MD: What are some challenges that you are currently dealing with?

MN: I think our challenge is the same as any startup company – getting the resources needed to effectively get our message out to all the physicians. You know I have 10 hardworking sales people who do a great job every day, but I could really use more like 50. Our lack of human capital is a challenge unique to being in the micro-cap world. Quite a few San Diego companies are in that same boat, and part of it is we don’t have a huge VC presence down here, compared to the Bay Area. People are trying to change that, with companies like Section 32 and Bill Marris, Greg Lucier’s new group, Corza Health. Hopefully we’ll start to develop more of a VC mentality down here in San Diego and find ways to make us as visible as all of the Bay Area startups. For companies going forward, this is a really important step, because what I found as a CEO is that investors very often are looking for someone else to make the first jump, which is usually going to be a VC. After that, they usually just pile on. They think the VCs did the due diligence, so it must be a good investment. Without that, it’s harder to go out and raise the money you need.

Since I’ve been at Biocept, we have raised about $150 million. By industry standards, we have been successful at raising money. I think it’s exciting to see how far San Diego has come, especially as one of the world leaders in genomics. We are going to need to start figuring out ways, like what Biocom is trying to do with your Capital Development programs, to get folks to understand that the U.S. is the global leader in genomics, and that there are really three main regional hubs: Boston, San Francisco, and San Diego. Of those three, San Diego has the cheapest real estate, the nicest weather and the nicest people. In my opinion, we should be ranked number one. Now, we just have to get the VCs and the financial investment support to follow suit. I am based in San Diego, raising most of my company’s money in New York, then San Francisco and Chicago. We have to get San Diego up on the same level.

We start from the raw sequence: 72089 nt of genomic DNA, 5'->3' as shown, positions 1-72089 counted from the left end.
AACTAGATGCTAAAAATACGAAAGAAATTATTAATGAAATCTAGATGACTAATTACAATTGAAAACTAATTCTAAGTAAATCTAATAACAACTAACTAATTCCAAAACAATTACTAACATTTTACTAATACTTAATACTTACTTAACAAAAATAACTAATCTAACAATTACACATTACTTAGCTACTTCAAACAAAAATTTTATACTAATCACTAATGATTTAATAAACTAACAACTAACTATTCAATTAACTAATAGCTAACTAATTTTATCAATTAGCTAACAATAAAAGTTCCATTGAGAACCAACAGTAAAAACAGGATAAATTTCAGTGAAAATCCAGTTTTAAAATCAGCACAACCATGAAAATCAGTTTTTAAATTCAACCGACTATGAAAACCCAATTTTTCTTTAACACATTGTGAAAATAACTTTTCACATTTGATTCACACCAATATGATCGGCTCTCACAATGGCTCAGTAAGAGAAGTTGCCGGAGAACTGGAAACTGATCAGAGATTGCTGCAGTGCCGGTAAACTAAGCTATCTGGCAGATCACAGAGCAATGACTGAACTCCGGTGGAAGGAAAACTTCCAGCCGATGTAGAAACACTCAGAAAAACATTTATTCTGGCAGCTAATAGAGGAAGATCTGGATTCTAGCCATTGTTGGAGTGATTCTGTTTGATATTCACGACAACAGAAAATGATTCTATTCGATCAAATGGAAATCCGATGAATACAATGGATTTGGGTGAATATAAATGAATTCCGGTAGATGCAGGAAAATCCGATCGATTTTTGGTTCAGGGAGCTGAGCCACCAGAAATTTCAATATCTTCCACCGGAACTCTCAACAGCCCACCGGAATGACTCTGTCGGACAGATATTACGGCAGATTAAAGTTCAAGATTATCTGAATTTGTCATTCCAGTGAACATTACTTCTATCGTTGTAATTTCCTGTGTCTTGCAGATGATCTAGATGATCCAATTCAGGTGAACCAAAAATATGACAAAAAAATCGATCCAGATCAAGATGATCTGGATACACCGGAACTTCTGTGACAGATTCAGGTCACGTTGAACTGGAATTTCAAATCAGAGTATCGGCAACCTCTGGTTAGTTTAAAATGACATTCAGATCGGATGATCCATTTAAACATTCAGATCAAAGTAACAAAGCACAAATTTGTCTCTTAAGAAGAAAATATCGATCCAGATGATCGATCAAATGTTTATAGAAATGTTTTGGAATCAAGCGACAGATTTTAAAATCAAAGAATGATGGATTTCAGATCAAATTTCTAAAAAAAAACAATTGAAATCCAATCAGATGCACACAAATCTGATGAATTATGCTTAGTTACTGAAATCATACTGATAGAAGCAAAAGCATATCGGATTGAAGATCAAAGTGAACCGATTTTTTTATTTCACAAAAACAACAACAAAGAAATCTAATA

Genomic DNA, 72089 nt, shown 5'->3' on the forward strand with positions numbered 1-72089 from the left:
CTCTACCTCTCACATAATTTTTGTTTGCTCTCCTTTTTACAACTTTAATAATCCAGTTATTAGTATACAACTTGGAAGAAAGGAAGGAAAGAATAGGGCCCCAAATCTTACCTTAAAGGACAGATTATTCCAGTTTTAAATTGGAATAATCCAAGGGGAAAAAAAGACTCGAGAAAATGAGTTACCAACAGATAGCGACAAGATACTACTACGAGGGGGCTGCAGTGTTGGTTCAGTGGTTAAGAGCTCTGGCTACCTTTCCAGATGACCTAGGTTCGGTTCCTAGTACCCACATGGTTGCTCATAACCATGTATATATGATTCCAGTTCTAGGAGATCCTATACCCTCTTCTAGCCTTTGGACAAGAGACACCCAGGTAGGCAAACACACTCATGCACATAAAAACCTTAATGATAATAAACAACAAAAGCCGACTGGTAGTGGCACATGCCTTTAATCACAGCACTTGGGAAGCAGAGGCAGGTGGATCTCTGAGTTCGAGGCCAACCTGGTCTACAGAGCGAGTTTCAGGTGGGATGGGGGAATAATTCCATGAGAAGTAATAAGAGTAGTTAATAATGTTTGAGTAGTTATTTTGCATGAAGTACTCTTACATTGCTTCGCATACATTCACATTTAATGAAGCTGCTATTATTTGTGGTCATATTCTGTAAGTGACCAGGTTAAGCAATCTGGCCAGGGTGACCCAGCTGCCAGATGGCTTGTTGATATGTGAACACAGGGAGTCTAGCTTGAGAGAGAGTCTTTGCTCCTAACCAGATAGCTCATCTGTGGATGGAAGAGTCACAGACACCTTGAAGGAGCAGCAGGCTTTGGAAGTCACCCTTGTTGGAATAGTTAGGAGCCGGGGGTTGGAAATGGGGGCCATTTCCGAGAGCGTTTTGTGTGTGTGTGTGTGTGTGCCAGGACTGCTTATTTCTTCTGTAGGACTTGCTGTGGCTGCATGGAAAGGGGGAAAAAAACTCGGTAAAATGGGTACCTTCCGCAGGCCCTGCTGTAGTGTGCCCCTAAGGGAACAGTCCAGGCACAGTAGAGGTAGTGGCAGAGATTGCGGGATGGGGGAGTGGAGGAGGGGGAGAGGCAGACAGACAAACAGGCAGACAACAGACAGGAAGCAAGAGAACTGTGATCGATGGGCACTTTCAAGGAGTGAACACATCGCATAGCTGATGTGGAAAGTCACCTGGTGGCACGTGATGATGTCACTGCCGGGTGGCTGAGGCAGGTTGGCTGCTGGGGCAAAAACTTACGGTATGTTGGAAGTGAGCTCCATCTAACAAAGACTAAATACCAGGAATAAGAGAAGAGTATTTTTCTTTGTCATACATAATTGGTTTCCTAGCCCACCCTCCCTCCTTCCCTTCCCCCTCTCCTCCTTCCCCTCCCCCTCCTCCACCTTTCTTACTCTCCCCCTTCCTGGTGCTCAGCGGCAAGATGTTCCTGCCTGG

MD: You mentioned that you have been CEO at Biocept for five years. What led you to where you are today?

MN: I had been at a company up in Orange County called Clarient, where I was the General Manager of North America. Clarient had been a startup that launched in 2004 as a lab. That’s when Ronnie Andrews, well-known in this industry, took over as CEO. I went from being a sales rep there, to being a manager, to Director of Sales, to Vice President of Sales and Reimbursement in six years. The company grew from $0 in 2004 to about $110 million in June 2010 and GE bought us for $580 million. All the C-level guys (Ronnie Andrews and Mike Pellini, of Section 32, being two of them) that I reported to left after the acquisition, so I became the General Manager for the business after GE took over. I was there for three years and one day I got a call from Ronnie and he said, “You’re going to get a call from David Hale.” I knew David’s reputation and I said to myself, “Why is David calling me?” David wanted to talk to me about coming down here to San Diego and changing Biocept from an R&D company to a commercialized entity. That was five and a half years ago, and here we are today, moving the company forward. It didn’t matter as much to me about the company, as it did to work with David Hale. Whatever happens with the company, I thought, I can learn a lot from this guy. I was happy to do it and David has been a great mentor of mine, as Ronnie and Mike had been before.